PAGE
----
When this process is finished you can leave the floor as-is and put a rug down or you can take it a step further and seal the floor with a concrete sealer, to protect the porous surface from staining. I layered an affordable jute rug from Ikea and a cowhide right on top of the concrete and I'm really happy with the industrial feel that it gave the room.

I've heard so many horror stories about scraping popcorn ceilings that I was really dreading the task. Luckily, the ceiling had never been painted and the popcorn came off with very little effort. I simply picked up a spray bottle, filled it with water, and sprayed a 2-foot by 2-foot area at a time, waited about 30 seconds for the water to absorb and then scraped off the popcorn texture with a large trowel. The trick is to not oversaturate the ceiling or you might damage the drywall underneath (I'm guilty of a few gouges in our ceiling). Be sure to use safety goggles and a dust mask. Also keep in mind that this task is extremely messy, and appropriate prep is a good idea. If your flooring is not being replaced, cover it with a plastic drop cloth and use painters tape to tape the edges of the drop cloth to the walls so that there are no gaps. If you don't plan on cleaning and painting the walls, use plastic to cover your walls, too. If your home is older, you'll want to test for asbestos in the ceiling texture and/or call in a professional to get rid of it. Once you've finished scraping, wipe the ceiling down with a damp sponge — I used a handy drywall sponge from The Home Depot. It has a textured side that will scrape any remaining rough parts off the ceiling easily and quickly. Then patch any gouges, sand and prime the ceiling before painting or covering in wallpaper. Treating the freshly smooth ceiling with a fun paint colour or patterned wallpaper is a good way to celebrate the removal of the popcorn! We splurged on a bird print and finished the look with crown moulding. It's an inexpensive material with minimal installation costs, and really made the wallpaper pop.

After much deliberation regarding lighting, I chose to hang an oversized drum shade fixture from Ikea. I really loved the look of their new Nymö shade with copper on the inside, but the perforated detail felt a bit busy against the wallpaper. With a few modifications, I was able to achieve the look that I wanted using their original large white Nymö shade spray-painted with a copper finish. To prevent the blotchiness of the paint from showing through the shade when the light is turned on, I gave the outside of the shade a quick coat of white paint. Something dramatic like black would also be a great choice. To hang the shade, I used a cord set found at a local hardware store. I love an oversized pendant in a small space because it draws the eye upwards and can actually make the space feel larger. I made mine for a fraction of the price that higher-end versions sell for.

My existing nightstands lacked character and were too small and boxy. I found an old nightstand at a hotel liquidator with a traditional shape, which I sanded, primed and painted matte black. I paired it with a modern, marble top tulip table for an eclectic look.

The art above the nightstand is a photo I took of a contemporary art installation at Centre Pompidou in Paris while we were on vacation. I made some colour modifications to the original in Photoshop, printed and framed it in an awesome square brass frame from CB2. A unique piece of art for around $50!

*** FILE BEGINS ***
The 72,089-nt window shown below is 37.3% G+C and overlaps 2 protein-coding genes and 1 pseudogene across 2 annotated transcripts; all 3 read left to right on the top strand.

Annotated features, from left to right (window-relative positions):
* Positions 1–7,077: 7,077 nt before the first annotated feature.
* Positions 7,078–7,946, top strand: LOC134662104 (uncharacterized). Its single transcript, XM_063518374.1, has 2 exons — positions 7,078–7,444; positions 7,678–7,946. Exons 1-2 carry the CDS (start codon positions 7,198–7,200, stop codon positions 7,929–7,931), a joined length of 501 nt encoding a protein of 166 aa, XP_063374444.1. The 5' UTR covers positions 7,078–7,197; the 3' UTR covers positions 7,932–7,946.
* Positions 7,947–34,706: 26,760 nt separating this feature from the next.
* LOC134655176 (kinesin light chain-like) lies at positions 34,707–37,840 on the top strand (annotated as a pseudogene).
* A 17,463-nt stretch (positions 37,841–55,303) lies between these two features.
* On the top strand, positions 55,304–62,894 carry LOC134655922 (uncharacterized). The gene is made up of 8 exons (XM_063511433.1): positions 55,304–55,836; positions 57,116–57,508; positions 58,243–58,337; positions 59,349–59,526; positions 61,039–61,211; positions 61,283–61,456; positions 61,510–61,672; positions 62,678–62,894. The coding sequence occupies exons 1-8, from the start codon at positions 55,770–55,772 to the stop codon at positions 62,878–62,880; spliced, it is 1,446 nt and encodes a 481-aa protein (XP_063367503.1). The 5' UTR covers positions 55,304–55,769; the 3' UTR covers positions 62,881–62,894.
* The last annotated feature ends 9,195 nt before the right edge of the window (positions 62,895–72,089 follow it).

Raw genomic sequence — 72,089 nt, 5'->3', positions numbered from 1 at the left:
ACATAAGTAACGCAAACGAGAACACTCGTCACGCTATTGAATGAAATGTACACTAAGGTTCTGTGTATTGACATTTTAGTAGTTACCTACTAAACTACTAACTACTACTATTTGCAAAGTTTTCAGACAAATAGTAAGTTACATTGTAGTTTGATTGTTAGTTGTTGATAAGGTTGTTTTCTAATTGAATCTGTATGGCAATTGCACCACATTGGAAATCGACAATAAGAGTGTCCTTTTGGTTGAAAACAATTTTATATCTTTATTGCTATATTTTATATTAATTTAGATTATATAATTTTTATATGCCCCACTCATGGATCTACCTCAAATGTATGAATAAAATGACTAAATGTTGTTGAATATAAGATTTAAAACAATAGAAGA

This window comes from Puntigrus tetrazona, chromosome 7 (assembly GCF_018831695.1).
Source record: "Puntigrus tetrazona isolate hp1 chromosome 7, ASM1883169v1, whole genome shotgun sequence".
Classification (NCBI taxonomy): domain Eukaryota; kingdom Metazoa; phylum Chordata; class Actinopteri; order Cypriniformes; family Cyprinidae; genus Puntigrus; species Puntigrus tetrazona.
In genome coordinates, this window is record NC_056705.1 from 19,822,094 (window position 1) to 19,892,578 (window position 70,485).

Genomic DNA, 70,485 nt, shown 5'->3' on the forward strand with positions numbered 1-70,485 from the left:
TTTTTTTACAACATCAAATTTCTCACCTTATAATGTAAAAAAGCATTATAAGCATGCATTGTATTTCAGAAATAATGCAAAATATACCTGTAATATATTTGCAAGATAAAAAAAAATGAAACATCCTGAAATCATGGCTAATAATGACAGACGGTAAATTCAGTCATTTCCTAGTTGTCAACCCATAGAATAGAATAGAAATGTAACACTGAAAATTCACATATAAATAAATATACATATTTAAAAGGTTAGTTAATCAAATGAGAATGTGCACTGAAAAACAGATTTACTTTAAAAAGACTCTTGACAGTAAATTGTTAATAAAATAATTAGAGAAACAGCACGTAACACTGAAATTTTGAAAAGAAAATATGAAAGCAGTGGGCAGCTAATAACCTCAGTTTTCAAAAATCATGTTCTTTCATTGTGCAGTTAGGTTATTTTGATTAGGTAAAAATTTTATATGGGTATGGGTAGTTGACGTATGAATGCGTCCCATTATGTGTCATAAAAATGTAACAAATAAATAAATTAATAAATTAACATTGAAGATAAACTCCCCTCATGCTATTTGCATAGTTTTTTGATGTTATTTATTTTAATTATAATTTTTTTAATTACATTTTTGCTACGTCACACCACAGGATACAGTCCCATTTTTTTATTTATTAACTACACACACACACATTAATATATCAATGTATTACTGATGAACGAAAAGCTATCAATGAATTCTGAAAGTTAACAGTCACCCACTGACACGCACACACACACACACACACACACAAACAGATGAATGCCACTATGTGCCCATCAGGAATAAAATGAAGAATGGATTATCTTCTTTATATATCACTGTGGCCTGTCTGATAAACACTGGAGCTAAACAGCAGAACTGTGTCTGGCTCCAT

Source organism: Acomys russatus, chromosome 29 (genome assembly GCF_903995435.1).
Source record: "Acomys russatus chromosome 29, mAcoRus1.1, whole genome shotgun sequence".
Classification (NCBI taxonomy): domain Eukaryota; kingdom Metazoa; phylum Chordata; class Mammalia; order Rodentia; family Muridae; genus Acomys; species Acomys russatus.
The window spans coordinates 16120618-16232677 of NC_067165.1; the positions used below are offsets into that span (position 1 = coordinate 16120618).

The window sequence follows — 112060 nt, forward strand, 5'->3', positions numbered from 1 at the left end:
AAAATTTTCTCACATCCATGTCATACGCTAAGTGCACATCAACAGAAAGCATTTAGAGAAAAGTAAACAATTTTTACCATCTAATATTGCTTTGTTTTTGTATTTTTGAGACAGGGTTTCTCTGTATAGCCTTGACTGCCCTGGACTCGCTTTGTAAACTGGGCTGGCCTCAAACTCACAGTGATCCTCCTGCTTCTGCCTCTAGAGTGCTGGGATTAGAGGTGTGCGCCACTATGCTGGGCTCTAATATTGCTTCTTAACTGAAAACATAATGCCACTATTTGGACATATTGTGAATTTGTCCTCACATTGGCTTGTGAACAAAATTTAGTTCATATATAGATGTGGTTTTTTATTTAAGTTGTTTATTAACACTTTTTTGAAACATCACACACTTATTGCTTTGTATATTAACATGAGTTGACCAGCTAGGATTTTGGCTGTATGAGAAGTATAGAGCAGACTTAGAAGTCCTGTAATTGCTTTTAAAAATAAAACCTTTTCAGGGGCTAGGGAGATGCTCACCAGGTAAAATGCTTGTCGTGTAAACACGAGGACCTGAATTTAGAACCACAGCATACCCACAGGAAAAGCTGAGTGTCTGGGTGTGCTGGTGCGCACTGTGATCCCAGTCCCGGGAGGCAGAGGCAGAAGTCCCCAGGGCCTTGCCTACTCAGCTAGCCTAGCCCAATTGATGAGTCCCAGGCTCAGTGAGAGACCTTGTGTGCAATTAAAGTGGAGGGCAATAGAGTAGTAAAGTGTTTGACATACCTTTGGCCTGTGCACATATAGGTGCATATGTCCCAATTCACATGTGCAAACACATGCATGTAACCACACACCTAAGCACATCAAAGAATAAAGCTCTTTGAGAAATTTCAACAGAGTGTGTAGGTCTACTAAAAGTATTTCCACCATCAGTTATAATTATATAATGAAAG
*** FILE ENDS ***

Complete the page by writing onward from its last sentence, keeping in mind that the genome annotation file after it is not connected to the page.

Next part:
The larger artwork next to the bed was made using a section of an old drop cloth that had been used over and over again for various painting projects. It had some really interesting and abstract markings on it. I was originally going to paint something abstract myself onto a canvas, but I felt the pressure of a blank canvas staring back at me. I toyed with the idea of different abstract painting techniques, but when I saw this drop cloth at the office, I knew it was meant to be. I cut off the best section and stapled it around a blank canvas with a wooden frame. It gave the space the right amount of gritty edge.

My least favourite part of the space was the marbled vertical blinds. I wanted a window covering that would allow for two different light levels in the room while providing privacy. Ikea had the perfect drapes at the right length, for the right price. I installed the Ritva drapes, which let plenty of light through, onto the existing track that was used for the vertical blinds. I manually made a pinch fold in the drape every few inches and wedged the fabric into the grips that previously held the plastic vertical panels. For the second layer, I chose the Sanela dark grey velvet drape for its rich texture and light-blocking thickness, and hung this layer from a curtain rod. Now I can use the first layer to let soft light in during the day, or I can shut the second layer to darken the room when I want to sleep in.

Last but not least, I should mention the wall colour, which is the change that made the most impact for the lowest price. I've been inspired by shades of oxblood in fashion shows for a while now, and I knew I wanted a deep and dark wall colour, so Benjamin Moore's Bewitched (CSP-450) in a matte finish was the perfect choice to add the drama that I wanted.

All in all the transformation didn't break the bank and I achieved the rich layers and character I was after. Now I'm contemplating which room to tackle next!

Watch the transformation come to life on Online TV, where you'll find a complete list of products, as well.

Photo credits:
1-8. Jennifer Koper

Author: 

Jennifer Koper

We never really set out to renovate our bathroom.

And yet here we are with a new space that feels as breezy and fresh as a whitewashed summer cottage. A crisp white vanity is a definite upgrade on the old one (see 'before' photos below), and its style is echoed by the sweet shelf/towel bar — which also lets me have a display spot in this relatively utilitarian space. The big 12" x 24" slate floor tiles from Creekside Tile are chic and outdoorsy. The palest sky blue — Borrowed Light (235) by Farrow & Ball — on the walls is a bit more playful and vintage-y than white, and it's contrasted by the warm plum tone of the drapes in the hall outside. H&H senior design editor Sarah Hartill, who coordinated this charming makeover, finished the look off with some pretty flowers.